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2018 Geneva Supercross: Malcolm Stewart and Vince Friese

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Add Malcolm Stewart to the list of riders who showed good speed in Geneva, but couldn’t turn it into results. His suspension showed up so late that he basically had to skip practice on the first night, and then bike problems continued to plague him throughout the weekend. No worries, though, because Malcolm is always having a good time and has also showed good speed and fitness this off-season. He could be a player come Anaheim 1. 

While Malcolm’s skills and personality make him a fan favorite, his teammate Vince Friese toils in a more workman-like manner. He has to, because in the past Vince’s name only drew headlines when he was involved in rough-riding incidents. Quietly, he’s rounding himself into someone known simply for solid results. He was fourth overall in Geneva, and also fourth a few weeks ago in Paris.

Steve Matthes talked to both at the end of the weekend for a bit of an off-season checkup.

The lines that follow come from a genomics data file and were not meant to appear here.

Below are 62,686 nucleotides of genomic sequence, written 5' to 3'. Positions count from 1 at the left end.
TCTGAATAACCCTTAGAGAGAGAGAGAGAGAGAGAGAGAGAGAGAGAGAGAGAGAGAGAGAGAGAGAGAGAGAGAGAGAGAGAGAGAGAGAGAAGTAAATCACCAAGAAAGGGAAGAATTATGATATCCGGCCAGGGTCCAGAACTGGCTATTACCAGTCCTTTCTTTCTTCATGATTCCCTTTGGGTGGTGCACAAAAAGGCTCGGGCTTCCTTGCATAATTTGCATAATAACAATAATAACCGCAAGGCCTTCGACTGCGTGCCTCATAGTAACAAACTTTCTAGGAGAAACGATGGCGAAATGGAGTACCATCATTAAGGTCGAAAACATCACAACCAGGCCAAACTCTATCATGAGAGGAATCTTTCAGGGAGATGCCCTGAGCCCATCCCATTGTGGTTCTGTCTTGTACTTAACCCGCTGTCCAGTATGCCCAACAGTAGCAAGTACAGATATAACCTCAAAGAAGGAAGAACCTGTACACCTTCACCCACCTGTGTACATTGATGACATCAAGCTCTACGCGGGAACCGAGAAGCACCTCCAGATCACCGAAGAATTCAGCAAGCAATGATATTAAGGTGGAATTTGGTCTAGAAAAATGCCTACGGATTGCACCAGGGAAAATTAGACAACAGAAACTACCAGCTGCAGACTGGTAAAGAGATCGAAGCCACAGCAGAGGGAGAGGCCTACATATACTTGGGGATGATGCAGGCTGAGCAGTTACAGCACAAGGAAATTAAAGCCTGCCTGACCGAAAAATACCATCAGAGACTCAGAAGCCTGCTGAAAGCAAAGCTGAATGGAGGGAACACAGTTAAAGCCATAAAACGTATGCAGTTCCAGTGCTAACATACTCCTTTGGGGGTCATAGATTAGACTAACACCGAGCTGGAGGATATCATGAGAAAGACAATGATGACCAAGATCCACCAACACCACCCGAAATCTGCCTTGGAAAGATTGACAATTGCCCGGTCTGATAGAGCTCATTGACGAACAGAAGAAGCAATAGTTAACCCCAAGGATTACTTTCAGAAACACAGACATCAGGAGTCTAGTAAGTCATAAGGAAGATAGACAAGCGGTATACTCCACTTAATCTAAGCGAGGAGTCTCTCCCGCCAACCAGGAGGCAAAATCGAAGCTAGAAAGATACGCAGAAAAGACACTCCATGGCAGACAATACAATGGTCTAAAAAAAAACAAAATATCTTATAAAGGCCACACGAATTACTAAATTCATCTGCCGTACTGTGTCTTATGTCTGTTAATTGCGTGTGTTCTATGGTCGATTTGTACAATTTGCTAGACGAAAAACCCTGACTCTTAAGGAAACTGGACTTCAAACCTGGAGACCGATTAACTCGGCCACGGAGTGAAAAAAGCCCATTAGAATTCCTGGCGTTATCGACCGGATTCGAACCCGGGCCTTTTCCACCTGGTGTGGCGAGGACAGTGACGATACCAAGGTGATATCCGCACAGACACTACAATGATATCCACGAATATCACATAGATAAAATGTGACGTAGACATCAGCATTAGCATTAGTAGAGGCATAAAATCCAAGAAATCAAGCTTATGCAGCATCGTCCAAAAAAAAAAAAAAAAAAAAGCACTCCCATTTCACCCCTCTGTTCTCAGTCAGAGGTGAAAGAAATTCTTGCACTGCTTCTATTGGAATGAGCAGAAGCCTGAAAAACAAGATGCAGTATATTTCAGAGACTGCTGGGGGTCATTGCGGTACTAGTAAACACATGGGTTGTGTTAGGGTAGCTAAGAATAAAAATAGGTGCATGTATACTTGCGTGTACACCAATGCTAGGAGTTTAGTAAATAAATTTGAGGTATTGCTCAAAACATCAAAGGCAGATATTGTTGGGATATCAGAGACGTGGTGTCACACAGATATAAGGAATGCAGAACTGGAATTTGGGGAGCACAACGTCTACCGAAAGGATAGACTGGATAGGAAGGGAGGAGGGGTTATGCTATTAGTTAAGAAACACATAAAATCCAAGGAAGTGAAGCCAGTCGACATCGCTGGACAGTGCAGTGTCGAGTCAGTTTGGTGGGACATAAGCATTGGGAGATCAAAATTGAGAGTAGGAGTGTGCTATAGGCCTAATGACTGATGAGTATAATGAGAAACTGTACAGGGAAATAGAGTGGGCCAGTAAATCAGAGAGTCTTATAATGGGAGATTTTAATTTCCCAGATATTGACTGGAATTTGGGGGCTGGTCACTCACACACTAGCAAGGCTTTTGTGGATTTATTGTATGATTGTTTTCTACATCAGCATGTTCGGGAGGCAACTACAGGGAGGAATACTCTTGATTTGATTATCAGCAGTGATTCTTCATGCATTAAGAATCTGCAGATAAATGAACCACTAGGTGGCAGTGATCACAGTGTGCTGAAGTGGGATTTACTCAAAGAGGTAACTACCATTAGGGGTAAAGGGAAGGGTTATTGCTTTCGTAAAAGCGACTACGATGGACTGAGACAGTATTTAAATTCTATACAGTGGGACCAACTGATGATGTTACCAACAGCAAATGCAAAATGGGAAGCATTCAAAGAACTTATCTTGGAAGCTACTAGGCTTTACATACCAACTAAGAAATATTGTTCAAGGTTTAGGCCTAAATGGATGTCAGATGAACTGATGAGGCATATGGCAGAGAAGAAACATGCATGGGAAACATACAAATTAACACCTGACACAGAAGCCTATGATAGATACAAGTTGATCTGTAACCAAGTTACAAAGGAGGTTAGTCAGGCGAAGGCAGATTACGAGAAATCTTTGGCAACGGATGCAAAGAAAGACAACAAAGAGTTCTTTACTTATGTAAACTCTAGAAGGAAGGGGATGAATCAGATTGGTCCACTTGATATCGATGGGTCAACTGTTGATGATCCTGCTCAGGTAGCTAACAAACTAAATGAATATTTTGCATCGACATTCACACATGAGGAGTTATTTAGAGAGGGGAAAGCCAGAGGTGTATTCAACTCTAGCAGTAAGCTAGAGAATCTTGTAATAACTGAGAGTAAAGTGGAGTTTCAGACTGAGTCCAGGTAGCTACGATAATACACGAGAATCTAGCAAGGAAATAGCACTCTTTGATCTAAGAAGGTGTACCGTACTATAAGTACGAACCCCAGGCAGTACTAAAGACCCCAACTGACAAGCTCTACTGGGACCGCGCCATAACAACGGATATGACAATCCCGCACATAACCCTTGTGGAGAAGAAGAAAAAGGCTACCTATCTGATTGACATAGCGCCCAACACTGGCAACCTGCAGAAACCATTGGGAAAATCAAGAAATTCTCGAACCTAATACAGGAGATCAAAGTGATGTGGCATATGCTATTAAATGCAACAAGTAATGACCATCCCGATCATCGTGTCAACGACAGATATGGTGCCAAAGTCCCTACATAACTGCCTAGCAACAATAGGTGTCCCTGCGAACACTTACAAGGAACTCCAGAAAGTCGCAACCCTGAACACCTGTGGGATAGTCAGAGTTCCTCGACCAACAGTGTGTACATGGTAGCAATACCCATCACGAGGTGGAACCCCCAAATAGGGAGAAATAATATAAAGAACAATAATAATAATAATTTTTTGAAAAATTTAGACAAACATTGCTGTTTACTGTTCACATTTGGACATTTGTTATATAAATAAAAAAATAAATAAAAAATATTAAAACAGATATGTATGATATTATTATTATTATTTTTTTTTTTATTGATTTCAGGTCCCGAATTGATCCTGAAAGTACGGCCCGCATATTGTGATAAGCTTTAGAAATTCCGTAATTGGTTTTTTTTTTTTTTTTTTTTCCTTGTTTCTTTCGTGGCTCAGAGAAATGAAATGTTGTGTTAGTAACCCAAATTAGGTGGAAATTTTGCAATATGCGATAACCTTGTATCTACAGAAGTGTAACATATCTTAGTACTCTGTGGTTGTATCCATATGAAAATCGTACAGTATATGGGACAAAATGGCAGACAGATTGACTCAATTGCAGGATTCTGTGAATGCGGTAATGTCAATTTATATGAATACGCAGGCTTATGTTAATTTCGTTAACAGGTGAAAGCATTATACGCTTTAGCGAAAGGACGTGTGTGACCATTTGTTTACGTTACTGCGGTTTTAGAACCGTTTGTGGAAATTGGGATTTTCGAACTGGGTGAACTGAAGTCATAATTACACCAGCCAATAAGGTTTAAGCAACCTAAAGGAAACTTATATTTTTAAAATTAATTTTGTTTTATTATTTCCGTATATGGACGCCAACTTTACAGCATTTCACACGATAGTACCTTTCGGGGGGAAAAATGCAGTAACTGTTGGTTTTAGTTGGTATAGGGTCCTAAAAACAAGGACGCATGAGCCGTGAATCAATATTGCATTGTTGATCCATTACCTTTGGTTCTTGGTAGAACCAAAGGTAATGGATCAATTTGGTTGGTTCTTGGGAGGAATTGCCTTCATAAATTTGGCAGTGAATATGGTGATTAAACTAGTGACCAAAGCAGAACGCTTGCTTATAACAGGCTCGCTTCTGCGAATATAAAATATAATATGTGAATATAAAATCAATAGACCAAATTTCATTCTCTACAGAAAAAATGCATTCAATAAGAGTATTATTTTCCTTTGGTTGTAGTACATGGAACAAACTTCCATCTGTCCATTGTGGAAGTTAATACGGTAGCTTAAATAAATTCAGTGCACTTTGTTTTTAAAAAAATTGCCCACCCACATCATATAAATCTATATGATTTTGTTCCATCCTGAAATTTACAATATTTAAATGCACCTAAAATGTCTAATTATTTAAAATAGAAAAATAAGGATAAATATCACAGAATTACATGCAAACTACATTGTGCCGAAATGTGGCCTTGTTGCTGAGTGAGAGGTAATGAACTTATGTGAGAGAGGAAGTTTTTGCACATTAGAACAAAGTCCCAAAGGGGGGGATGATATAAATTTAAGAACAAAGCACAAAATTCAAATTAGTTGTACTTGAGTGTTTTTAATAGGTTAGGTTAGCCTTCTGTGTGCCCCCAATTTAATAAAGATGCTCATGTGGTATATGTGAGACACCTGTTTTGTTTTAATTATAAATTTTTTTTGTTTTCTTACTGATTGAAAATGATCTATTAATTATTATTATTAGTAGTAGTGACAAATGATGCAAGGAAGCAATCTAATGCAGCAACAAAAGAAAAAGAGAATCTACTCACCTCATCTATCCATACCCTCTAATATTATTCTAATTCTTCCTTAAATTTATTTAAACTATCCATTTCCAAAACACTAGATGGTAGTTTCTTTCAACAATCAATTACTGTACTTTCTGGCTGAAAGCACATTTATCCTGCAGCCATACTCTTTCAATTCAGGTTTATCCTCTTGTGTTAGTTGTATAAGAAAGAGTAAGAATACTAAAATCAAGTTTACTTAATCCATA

Malcolm Stewart | 14th overall

Racer X: Not a great day. Bike problems kind of all weekend long. Your suspension didn’t show up, as we covered yesterday. You missed practice. That was the start of the weekend that was…
Malcolm Stewart: Yeah. Definitely wasn’t the weekend that I expected to have, but it’s one of those black clouds. It just kept circling around me, kept circling around. I can say practice went well, so I did do that. I got all the way through practice. 

And you showed great speed until that bike issue.
Yeah, until another bike issue. It’s something that we just couldn’t figure out. Everybody from Honda over here in Geneva, definitely tried everything that we can do, but it’s just an unfortunate issue that was out of our hands.

Yesterday, you didn’t get much practice, and then you kind of crashed in the main event. I thought from the start today you were ready to go. You just felt comfortable. You knew the track now and everything.
Yeah, I felt ten times better. I think that’s what showed the speed. Like I said, qualifying went really good. We were doing really good in the heat race, and then just had another problem. It was actually one of those problems that you got to bite the bullet and you got to know when not to do it and when to do it, and unfortunately we ran out of parts. 

I was over there a little bit trying to use my limited mechanical knowledge too. I’m like, I don’t know what’s going on here because everything looks okay. The Honda guys, their race team mechanics, and they were also stumped.